no gift at all

HAROLD) CUTLER, '16, BED '17 FLOYD T. DOANE, '18. B.ED. '19 EDNA BARNES (MRS. FRITIOF) JOHANSON , ' 10 LOURE SALZMANN (MRS. W. G.) Fl ROVED, '16 EDITH GRAMLICH, '18 1920 s RUTH LAWRENCE (MRS. NORRI~) READ, '21 FRANK L. SIEVERS. '28 MR. & MRS. WILBERT L, (SHIRLEY SKADEN) ZORN, '28, '26 HELEN BERNICE WILLIAMS (MRS. A. E.) CARESS, '26 BETTY GRAYES OSGOOD, '27 ETHEL GUNDERSON, '2G ( 2) ERNA WOITZEL (MRS. JULIAN) DUNCAN, '27 ( 2) J. HAROLD MARREN, '29 DULCIE MoRRIS (MRS. R.A.) BARBER. FS '29 (2) MR. & MRS. C. E. (JULIA SKEEN) MATTHEWS, '29, '62 HELEN B. CARESS. '26 MR. & MRS. CLEO (VEDA RHODUS) McNEELY, '23. 2 YRS. '23 HAZEL OSBORN WALKER, '26 HENRIETTA FLECK (MRS. DALE) HOUGHTON, 2-YR, '23 (2) MRS. NEVA HOAK NICHOLS. '21 W. G. JANTZEN, FS '22-26 (SUMMERS) PAUL W. LAMB, 2 YR. '23 GERTRUDE CONGER DELANO, 2 YR. '22 DR. JOSEPH H. ROBERTSON, '28 IN MEMORY OF GERALD A. WARMAN, FS '29. BY HIS WIFE, CLAIRE CODINGTON WARMAN, 2 YR. '29 VIRGINIA SIMMONS (MRS. WINSTON) STOODY, 2 YR. '27

MR. AND MRS. FRED A. RoTHERT, HE '28 GENEVIEVE NICHOLAS (MRS. WILL ARD) HAYWARD, '29 HAZEL HUTCHINSON (MRS. JOHN) ANDERSON, 2 YR, '28, '67 RutH PHILBROOK (MRS. GLEN) THOMAS, 2 YR. '26 MARGARET MILLER (MRS. RALPH) JOHNSTON, '24 (2) YRSA HANSEN, 2 YR. '22 MR. & MRS. FLOYD (ALICE BRANDT) CHASE, '29, '28 ALBERTA HEBARD, '24 LEONA VANCE HANNAFORD, 2 YR. '20, '60 . MRS. FAYE GAISFORD KUPER, FS '28 HELEN DYE (MRS. CHARLES) SHERROD, FS '2! MARIE LE POIDEYIN, 2 YR. '24 MRS. RALPH OLSON, FS '21 MR. AND MRS. l.W. (WINNIFRED TEICH) BUISING, '26. '25 H. H. WHITWELL, '25 MR. AND MRS. ELDRED 0. (THELMA HOWE) MORTON, '22. '23 MYRTLE MAXWELL. '26 BLANCHE SAGESER, '26 ELLA WOODWARD (MRS. E.F.) GRIFFIN. '20 ZELDA P. REDDING (MRS. 'CARL) STEGEMAN, '21 (2) LEONA (MRS. ARTHUR) HILL. FS '23 (VA REAGAN (MRS. HARRY) HUSTON, '25 EDNA HALL (MRS. GERALD) MOORE, 2 YR. '25. '60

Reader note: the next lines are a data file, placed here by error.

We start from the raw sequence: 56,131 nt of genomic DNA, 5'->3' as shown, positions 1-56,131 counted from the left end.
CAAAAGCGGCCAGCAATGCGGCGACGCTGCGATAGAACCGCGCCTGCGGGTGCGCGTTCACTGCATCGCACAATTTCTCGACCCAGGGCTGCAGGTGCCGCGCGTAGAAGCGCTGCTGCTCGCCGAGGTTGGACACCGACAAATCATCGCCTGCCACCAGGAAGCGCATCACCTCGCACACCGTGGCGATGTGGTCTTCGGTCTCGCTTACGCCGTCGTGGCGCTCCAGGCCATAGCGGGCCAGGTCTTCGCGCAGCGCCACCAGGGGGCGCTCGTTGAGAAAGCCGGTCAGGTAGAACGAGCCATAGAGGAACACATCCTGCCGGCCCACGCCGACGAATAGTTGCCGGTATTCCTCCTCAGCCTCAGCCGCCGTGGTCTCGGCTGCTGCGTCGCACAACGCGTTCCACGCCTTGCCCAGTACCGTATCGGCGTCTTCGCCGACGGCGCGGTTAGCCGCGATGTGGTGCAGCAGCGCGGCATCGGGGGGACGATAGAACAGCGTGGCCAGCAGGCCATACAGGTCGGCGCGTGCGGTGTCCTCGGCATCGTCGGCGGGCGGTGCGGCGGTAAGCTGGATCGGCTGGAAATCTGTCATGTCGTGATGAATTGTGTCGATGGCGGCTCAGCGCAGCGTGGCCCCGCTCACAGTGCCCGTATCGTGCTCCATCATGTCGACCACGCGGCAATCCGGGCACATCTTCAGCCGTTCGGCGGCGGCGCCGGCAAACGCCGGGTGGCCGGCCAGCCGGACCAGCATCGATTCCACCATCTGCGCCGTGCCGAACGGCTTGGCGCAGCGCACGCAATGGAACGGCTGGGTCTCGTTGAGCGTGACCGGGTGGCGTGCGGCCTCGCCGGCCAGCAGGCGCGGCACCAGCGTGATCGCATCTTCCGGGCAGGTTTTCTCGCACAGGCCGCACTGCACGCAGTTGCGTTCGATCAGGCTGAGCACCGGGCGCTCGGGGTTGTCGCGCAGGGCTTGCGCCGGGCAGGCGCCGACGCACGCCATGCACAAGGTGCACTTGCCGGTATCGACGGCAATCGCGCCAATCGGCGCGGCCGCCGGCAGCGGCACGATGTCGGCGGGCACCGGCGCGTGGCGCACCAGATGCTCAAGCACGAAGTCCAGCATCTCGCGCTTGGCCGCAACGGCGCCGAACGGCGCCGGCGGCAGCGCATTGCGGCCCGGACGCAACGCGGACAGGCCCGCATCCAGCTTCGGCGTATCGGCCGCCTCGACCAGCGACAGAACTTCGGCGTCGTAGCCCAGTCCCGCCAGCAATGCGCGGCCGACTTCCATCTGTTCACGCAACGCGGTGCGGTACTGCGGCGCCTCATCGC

1930s STERLING BOTTCHER, FS '39 (2)

RUTH BEAUCHAMP (MRS. ED) LI ND ELL, '32 EVEA RUSE (MRS. DALE) BLACK, FS '39 W.E. SUGDEN, 32 CONSTANCE BRIGHT RANDALL RODAWAY, '3! (2) MARJORIE YOUNG (MRS. CLOYD) "'1YERS. '34 AYER'r ~~. STEVENS, '32 (2) PAULINE Ali::, '38 CORINNE FRYE ROOT, '31 MRS. LELIA FRAZER HELMS, '35 BETTY PANCAKE, '34 ELEANOR E. HEMPHILL (MRS. J. P. ) BROOKS , ' 39 EARL G. WHIPPLE, '38 CHLOE PATE (MRS. GEORGE) LEHMAN, '36 JOSEPHINE BRISSEY (MRS. LUCIAN E.} SMITH, '36 MR. & MRS. GLEN (EVELYN WILL IAMS) SHELLY, '39, FS '37 ANNA MAY SANDIN BREITENBACH, •37 MARGARET GRAYES THOMPSON WINTER, '30 MARGARET ALBERT, '33 (2) S. KENNETH LILLY, '31 HELEN M. KUCERA, '30 (2) MR. & MRS. TOM G. (Eous HAHN) GOLDENSTEIN, FS. '39, FS. '38 MR. & MRS. STEPHEN 0. (COLEATA CRINK) GAINES, '34. '32 ETTA F. NEUNABER, '39 MR. & MRS. WALTER (CARYLL BOHL) UBBEN, '35, FS '35 WILLIAM OKRENT, '30 (2) DR. & MRS. JAMES M. (WANNA METCALF) MCGUIRE, '30. '31 GRACE REIFF, '37 NINA MAUDE JONES WHITNEY, FS '31 JOYCE E. GRUBB, '34 MR. & MRS. R. L. (JUNE

K. BRICKELL) RIGGINS, '39 . • 31 MILDRED HANKS (MRS. W. S.) ABBEY, '31 HERBERT E. [YENS, '31 MR. AND MRS. GEORGE A. (ETHEL FLICK) BRUCE, '38, FS '30 (2)

NOLA ANN (MRS. C.J.) PETERS, FS '31 LANGFORD WAGGONER, '34 ARCH L. MARTIN, '30 MARY ELLEN NAY I AUX (MRS. W. F.) WIGNALL, 2 YR. '34 -.bHN W. STAHN, '3 I I DA HARR I SON, '36 ELBERTA SCHINDLER (MRS. H.C.) ELLIOTT, '30 MERL B. P~EK, '35 THRESA CLARK, 2 YR. '32 NELLIE L. MILLER MOREHOUSE, FS '35 FREDA IHRIG, '32 IRVIN C. WILLIAMS, '33 MRS. LORRAINE FLAU COATES, 2 YR. '39 HELEN MARGARET LARSON (MRS. JOE) SEIGER, '39 CLARENCE CRANDELL, '35 EVERETT E. BEAUCHARD, '35 WILMA SILENCE (MRS. CHRI~) SIMON, '34 RALPH E. SCHOLL, '38 ERNEST E. ROTHERT, '30 ISABELLE MAJORS (MRS. WARREN) HAYS, '39 LEONA OHLER (MRS. J. F.) MILULAS 2 YR. '33 MR. AND MRS. JACK (KATHRYN ROSZELL) ASHTON, '35. 2 YR. '39 WAYNE L. RIGGS, '37 BERN ARD BAR I SAS. '38 (CONTINUED ON PAGE 20.

7


Placement Bureau Report (continued fro'!'- page 4) . . to Shenandoah, Iowa; Wesley Dickey, St. Paul, to Fullerton; Dean Cerny, Nebraska City, to Minden; Carol Henderson, Brock, to Shelby; Tom Morrison, Papillion, to Sargent. Mary Tackett, Tabor, Iowa, to Wood River; Don Pieper, DeWitt, to Cl~rks; Eddie Shafer, Shubert, to McCool Junction; Larry Christensen, Nebr ask a City, to Neal a, Iowa; James Stanosheck, Odel 1, to Hartington; Joe Keys, Westvil 1 e, N .J., to Deptford, N.J.; Charles Pratt, Westville, N.J., to Berlin, N.J.; Marcia Reeves, Peru, to Au~rn.